Hydrangeas are deciduous flowering shrubs that produce many clusters of colorful, aromatic flowers in the summertime. Approximately 23 species of hydrangea exist, but only five are widely grown in the United States (See Reference 1, par. 1). Among those species are the oakleaf, panicle (Pee Gee), smooth (Hills-of-Snow), climbing, and the most popular, the Hydrangea macrophylla, better known as the florist (bigleaf) hydrangea (See Reference 1). Most of these hydrangea species can benefit from regular pruning, but it is important to know when to prune each species to ensure optimum growth and blooming during the warm growing season.
Identify the hydrangeas. It is important to know what species of hydrangea you have, because some species of hydrangeas need to be pruned in the spring, while others after blooming later in the summer. If unsure of the hydrangea species, check plant identification books from the library or agricultural sites on the Internet to help identify the shrubs.
Prune the overgrown branches of panicle (Pee Gee) and smooth (Hills-of-Snow) hydrangea in late winter or early spring, when leaves are absent on the shrub. Use a sharp pair of garden shears, loppers, or pruners to trim back any dead or undesired growth. Panicle and smooth hydrangea bloom on the current year’s growth, and should be pruned before any leaves appear on the shrubs in spring (See Reference 1, pars. 30 and 31).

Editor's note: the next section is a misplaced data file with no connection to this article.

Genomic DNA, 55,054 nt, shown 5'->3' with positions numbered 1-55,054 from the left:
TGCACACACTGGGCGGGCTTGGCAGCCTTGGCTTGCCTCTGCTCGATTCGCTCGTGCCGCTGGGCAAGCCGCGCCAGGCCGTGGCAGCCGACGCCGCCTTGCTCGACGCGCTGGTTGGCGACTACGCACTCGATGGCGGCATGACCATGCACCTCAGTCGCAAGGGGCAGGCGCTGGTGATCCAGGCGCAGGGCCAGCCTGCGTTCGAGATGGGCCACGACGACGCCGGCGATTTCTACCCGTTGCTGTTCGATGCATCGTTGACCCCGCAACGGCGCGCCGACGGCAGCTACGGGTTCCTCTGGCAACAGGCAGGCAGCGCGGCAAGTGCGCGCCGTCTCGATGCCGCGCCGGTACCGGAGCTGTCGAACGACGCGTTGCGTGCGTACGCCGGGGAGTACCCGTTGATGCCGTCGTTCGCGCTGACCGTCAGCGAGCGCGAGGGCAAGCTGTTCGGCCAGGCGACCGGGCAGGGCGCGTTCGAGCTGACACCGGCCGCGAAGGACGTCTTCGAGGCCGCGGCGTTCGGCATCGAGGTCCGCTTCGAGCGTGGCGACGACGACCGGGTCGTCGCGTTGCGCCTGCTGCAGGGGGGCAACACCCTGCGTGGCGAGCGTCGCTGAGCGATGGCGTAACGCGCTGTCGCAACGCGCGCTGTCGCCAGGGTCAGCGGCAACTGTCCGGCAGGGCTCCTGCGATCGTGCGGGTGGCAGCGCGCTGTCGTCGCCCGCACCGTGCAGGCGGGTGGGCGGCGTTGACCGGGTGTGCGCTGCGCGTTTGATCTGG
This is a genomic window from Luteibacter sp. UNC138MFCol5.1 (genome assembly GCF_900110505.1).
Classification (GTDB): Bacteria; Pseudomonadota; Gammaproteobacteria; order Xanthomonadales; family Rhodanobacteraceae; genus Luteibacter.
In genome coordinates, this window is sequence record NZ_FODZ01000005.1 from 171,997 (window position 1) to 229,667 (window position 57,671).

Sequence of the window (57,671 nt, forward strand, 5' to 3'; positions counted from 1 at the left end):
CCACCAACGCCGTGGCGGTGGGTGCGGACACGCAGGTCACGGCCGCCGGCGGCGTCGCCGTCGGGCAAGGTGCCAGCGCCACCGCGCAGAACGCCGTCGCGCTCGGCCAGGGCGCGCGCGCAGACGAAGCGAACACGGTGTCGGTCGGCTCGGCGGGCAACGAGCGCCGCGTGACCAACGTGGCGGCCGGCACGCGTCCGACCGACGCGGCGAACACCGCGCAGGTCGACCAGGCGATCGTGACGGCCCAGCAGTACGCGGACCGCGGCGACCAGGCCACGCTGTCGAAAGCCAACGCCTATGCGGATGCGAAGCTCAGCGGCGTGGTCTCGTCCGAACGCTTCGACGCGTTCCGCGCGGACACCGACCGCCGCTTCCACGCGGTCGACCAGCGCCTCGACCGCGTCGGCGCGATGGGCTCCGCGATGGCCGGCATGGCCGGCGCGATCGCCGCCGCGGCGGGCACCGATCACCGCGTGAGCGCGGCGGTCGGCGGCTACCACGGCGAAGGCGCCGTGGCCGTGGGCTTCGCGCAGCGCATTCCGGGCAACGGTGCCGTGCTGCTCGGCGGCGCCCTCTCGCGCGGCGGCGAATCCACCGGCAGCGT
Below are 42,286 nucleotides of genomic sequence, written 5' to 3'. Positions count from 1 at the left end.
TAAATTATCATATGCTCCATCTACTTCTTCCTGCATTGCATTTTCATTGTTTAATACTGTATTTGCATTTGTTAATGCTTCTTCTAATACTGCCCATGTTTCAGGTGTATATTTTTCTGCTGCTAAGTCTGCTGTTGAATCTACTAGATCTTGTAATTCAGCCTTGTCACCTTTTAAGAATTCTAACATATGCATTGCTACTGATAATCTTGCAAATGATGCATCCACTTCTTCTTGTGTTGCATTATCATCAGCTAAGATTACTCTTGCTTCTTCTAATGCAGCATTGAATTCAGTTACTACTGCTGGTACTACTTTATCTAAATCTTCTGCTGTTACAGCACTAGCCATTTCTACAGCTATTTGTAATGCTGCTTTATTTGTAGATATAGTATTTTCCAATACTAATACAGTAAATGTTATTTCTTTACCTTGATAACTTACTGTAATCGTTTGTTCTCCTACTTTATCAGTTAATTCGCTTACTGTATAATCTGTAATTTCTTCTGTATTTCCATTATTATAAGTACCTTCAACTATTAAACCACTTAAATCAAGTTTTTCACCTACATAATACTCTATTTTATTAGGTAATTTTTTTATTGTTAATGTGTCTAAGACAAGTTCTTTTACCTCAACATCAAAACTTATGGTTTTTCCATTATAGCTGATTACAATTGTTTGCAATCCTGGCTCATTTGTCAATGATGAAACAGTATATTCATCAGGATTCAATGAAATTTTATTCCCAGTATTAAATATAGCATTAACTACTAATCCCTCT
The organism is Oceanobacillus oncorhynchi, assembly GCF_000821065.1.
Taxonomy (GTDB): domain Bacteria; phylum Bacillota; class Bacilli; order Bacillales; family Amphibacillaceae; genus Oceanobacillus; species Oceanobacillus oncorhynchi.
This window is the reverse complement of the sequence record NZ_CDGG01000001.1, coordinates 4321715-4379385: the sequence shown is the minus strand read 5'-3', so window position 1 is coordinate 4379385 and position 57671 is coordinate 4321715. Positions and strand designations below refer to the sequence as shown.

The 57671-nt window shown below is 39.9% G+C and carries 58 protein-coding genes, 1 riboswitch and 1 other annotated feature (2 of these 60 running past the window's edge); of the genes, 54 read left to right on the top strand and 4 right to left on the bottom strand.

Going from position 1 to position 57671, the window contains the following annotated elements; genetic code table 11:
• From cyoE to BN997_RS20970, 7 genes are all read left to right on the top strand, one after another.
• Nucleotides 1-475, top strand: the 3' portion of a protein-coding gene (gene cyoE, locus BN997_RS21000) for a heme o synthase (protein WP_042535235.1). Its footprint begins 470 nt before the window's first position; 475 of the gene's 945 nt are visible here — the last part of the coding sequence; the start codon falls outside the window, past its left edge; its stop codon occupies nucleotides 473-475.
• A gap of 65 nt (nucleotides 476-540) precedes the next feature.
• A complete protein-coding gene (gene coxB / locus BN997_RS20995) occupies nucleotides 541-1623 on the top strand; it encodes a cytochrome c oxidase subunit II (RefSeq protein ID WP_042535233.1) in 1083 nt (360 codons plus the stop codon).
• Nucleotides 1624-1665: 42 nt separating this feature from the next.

Remove weather-damaged wood from florist (bigleaf) and oafleaf hydrangeas in early spring, after the danger of frost has passed. These hydrangeas species are prone to damage from cold winter weather, and should be pruned only to remove the dead wood (See Reference 1 & Reference 2, Pruning).
Prune florist (bigleaf) and oakleaf hydrangeas shortly after flowering in the summer. Florist and oakleaf hydrangeas produce blooms on the previous year’s growth, so trimming between fall and the following spring could destroy the current year’s output of flowers. Cut off old blooms and trim back any deformed or dying branches (See Reference 1 & Reference 2, Pruning).
Climbing hydrangeas do not require regular pruning, but if the vines become overgrown, trim back to desired lengths in summer (See Reference 2, Pruning).